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USPSTF Recommends Intense Counseling for Overweight Patients at High CV Risk — Physician’s First Watch

Medical News |
August 26, 2014

USPSTF Recommends Intense Counseling for Overweight Patients at High CV Risk

By Kelly Young

Edited by David G. Fairchild, MD, MPH

The U.S. Preventive Services Task Force recommends intense behavioral counseling for adults who are overweight or obese and have at least one other cardiovascular risk factor (B recommendation). The guideline appears in the Annals of Internal Medicine.

The recommendation applies to adults with a BMI of 25 or greater who also have hypertension, dyslipidemia, impaired fasting glucose, or metabolic syndrome.

The task force evaluated studies on counseling interventions that promoted healthy diet and physical activity. Interventions involved an average of 5 to 16 contacts with patients, including individual or group sessions and telephone contacts, over 9 to 12 months.

The group says that primary care providers could use two interventions — the Diabetes Prevention Program and PREMIER — as models for behavioral counseling.

Reader Comments (6)

Patriick E. McBride, MD, MPH Physician, Cardiology, University Hospital

There is no evidence that the Paleo Diet is safe or effective, and it is certainly not what our ancestors ate (nuts, berry, fresh fish, wild game, etc). In addition, their life span was not long. Our experience with many patients on the "paleo diet" is that their LDL increases substantially. Evidence shows that any structured eating plan can lead to weight loss when combined with physical activity. There is evidence that a diet high in variety, and includes fruits, vegetables, whole grains, and healthy fat and protein sources, i.e. the Mediterranean Diet or DASH diet, is associated with less morbidity and mortality.

Janet Leader, MPH, RD Other Healthcare Professional, Other, UCLA Fielding School of Public Health

Many doctors feel uncomfortable providing this counseling as they do not get much nutrition training nor do they have time in a 20-minute visit. That's why they should refer patients to a registered dietitian nutritionist for expert advise and counseling. All MD's should know how to refer. That's what patients want!!

AF, MD Physician, Psychiatry, Veterans Affairs Hospital

as a physician myself and an avid student fitness/nutrition (since these 2 areas are quite lacking in general in medical school curricula), I have two words for anyone who craves a sustainable, realistic, non-surgical solution to health, normal body weight, and a clean lab profile or for those who look at these guidelines or any others and wonders how and/or why someone gets to a BMI > 25: PALEO DIET.

Our society needs to be honest about fast food, soda, and all this other crap that passes as food/drink for consumption, when all these things are really just combinations of chemicals that are nothing but harmful to our body. So then the solution in modern medicine becomes to devise other chemicals that we take in pill form to attempt to counteract the effects of the first set of chemicals. Notice I said 'attempt'. Eating clean must start in childhood from the parents' influence, can work on a limited budget, and can serve the person well into adulthood and later years, saving much money, stress, etc. over medical bills accrued because of a lifetime of poor food choices, not to mention sparing family members the grief of burying a 40- or 50-something-year-old family member who died from one of our big killers, whether it be heart disease, diabetes, cancer, depression, etc. There is a wealth of research on the connection between eating clean and avoiding the development of debilitating, ugly, slowly killing disease.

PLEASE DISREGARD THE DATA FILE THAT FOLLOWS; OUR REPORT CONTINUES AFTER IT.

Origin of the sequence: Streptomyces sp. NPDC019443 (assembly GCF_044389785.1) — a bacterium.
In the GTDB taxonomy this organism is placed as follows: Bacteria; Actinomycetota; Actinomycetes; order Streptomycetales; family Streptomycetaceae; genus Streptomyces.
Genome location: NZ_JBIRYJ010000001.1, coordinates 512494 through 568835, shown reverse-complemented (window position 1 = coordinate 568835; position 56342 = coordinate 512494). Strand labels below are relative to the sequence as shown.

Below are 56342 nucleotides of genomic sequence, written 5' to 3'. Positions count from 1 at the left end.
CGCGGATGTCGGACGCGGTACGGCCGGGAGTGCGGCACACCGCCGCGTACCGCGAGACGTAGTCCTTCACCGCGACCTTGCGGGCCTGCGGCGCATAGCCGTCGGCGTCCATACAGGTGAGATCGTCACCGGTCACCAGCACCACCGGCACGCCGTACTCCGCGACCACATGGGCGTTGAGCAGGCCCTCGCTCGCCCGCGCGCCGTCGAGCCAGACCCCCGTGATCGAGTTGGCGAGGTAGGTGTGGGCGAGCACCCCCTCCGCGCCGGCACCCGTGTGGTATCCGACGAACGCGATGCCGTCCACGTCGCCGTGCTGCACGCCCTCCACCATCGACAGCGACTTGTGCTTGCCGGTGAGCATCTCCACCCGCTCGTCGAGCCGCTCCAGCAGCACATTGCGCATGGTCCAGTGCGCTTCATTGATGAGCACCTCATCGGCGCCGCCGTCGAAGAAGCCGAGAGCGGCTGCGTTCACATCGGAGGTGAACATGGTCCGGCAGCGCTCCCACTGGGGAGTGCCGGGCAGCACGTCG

It's about time we embrace and implement preventive medicine once and for all, not band-aid medicine.

WILLIAM RENFROE Physician, Family Medicine/General Practice

Certainly very few people would claim that a diet filled with "fast food", sugar and processed foods is healthy. Even so, I doubt that many would regard the claimed superiority of a "Paleo Diet' as settled science. Furthermore, even if one concedes that point there is a very real need for data regarding non-paleo diet alternatives that support weight loss. As Jared Diamond pointed out (http://www.ditext.com/diamond/mistake.html) in his description of "The Worst Mistake in the History of the Human Race" population densities of hunter-gatherer societies tend to be less than about 1 person per 10 square miles. The current world population density is on the order of 35 people per square mile and a good many of those square miles don't offer much in the way of available food. It appears that our current world population density is about 350 times that of the cultures that have traditionally followed paleo diets. As a result it is imperative that we find the healthiest options that are realistic for a planet with our current population density rather than offering up the "Paleo Diet" as the only option even if it were known to be the "optimum" diet.

Lola

I'm a patient who see's over 5 drs and take many meds and not one of them has every talked to me about my overweight condition. What's with that? No time? No money? Don't care? Most likely all of the above.

* * Other, Other, author, former director weight loss center McLean Hospital Belmont, Ma

Diet and exercise counseling are important at the early stage of a weight loss program. Just as important is working with the patient to identify reasons for previous weight gain and failure to maintain previous weight loss. Without that, it is doubtful permanent weight loss will be accomplished.

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